Haunted: South Africa’s most notorious ghosts

Without a doubt, South Africa’s most well-told ghost tale is that of the Flying Dutchmen, or better known as Der Fliegende Hollander. It’s a story as old as the seas: in 1641 a Dutch trade ship is said to have sank just off the coast of the Cape of Good Hope after sailing into a fierce storm, it’s cargo-hold packed full of treasures from the Far East. Legend has it that whoever spots the phantom Flying Dutchman at sea will die a horrible death quite soon. And there have been sightings throughout history: by the crew of the Royal Navy in the late 1880s, by a German submarine during WWII and many holidaymakers claim to have spotted her tattered sails (or is it just an optical illusion?).


The old town of Matjiesfontein in the Western Cape is famous for its ghost stories; many a spirit is said to haunt the Lord Milner Hotel and the surrounds. Perhaps the most well-known is the Kate, a 19-year-old Boer War nurse who loved playing cards with her patients, and who passed away mysteriously. It is said she’s sometimes seen staring from the hotel’s top turrets, and the sound of shuffling cards can be heard from a small room on the second floor known simply as “Kate’s Card Room”. Other ghosts haunting the Lord Milner Hotel, which was proclaimed a national monument in 1970 for its well-preserved Victorian architecture, include the town’s founder James Logan, who’s said to favour the lounge areas towards the back of the hotel. Then there is Lucy, a ghostly figure that roams the hallways of the first floor wearing nothing but a nightgown, sobbing over a lover’s tiff.

It may be that some apparitions prefer to do their haunting in comfort, as this next well-known South African ghost also haunts a hotel: the Nottingham Road Hotel. A prostitute called Charlotte fell in love with a British soldier. It is unknown what happened, perhaps a case of unrequited love, but Charlotte fell (or leapt) to her death from room 10. Now her spirit keeps busy by rearranging mirrors and flowers, and generally scaring the socks off the modern-day occupants of that ill-fated room. Every country has a story about a hitchhiker that mysteriously disappears from the car when given a lift.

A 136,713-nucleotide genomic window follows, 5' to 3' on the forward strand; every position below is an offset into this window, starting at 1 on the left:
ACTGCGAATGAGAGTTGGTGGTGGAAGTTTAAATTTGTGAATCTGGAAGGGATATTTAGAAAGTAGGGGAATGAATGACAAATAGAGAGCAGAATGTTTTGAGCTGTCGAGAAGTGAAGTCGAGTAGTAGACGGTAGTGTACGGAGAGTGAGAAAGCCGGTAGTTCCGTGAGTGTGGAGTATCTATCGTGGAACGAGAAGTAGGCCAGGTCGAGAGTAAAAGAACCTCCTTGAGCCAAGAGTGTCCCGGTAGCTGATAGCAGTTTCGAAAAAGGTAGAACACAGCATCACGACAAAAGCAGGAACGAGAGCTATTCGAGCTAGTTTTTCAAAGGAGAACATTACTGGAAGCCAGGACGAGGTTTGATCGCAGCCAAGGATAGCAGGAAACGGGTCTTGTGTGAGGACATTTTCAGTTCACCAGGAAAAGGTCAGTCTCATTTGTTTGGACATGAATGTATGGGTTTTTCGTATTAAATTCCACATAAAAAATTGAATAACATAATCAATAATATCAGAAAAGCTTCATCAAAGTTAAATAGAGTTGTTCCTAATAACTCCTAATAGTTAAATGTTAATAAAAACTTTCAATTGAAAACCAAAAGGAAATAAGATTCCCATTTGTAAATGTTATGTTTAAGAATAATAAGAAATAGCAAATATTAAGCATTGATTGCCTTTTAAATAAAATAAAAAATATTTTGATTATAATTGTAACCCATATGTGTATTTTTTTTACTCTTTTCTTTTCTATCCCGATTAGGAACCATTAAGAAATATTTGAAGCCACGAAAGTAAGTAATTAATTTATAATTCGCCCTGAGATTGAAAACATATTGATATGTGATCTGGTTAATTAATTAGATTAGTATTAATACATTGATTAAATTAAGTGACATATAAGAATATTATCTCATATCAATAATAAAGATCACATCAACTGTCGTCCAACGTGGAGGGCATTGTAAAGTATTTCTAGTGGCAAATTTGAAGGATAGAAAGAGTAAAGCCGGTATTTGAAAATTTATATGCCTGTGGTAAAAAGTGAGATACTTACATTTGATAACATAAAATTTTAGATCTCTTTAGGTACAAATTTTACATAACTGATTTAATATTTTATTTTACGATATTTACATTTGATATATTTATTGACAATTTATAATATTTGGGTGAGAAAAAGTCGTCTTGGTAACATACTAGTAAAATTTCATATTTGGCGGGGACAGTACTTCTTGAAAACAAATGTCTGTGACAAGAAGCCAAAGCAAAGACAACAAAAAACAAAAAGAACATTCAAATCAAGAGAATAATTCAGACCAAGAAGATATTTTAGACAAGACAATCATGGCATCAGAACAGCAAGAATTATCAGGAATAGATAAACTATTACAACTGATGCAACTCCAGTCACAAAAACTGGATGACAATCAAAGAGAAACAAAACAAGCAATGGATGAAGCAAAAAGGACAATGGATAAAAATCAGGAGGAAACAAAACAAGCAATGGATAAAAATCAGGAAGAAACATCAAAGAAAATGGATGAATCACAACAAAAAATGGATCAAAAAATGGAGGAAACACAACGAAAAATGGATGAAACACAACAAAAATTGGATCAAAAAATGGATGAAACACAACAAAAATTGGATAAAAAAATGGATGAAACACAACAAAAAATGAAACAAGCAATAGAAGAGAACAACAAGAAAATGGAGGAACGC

In South Africa, the legend of the Uniondale ghost persists. The story goes that on Easter weekend in 1968, a couple was killed in a car accident – the woman was sleeping in the back seat when she met her sudden end. Now this dark-haired beauty haunts the roads around the town, hitching a ride on rainy nights with unsuspecting Good Samaritans, and then vanishing from the vehicle with a shrill laugh.

In Cape Town, the spirit of Lady Anne Barnard often makes an appearance in the ballroom of the Castle of Good Hope. This oldest of South African buildings is packed to the rafters with ghosts, including governor Pieter Gysbert van Noodt, a fiendish black hound that leaps at you and disappears in mid air, and the souls of the dozens who were dragged down into the Donker Gat (dark hole), a dungeon with no windows, that often flooded during high tide, and where many were imprisoned and tortured.

If you’d like to go ghost-hunting in South Africa, best you book your seat on the Mystery Ghost Bus Tour. It does regular drives around the most haunted landmarks and historical sites in the country, including Johannesburg, Pretoria, Cape Town, and during the National Arts Festival that is held in Grahamstown each year. Visit http://www.mysteryghostbus.co.za/ghost.htm to find out more.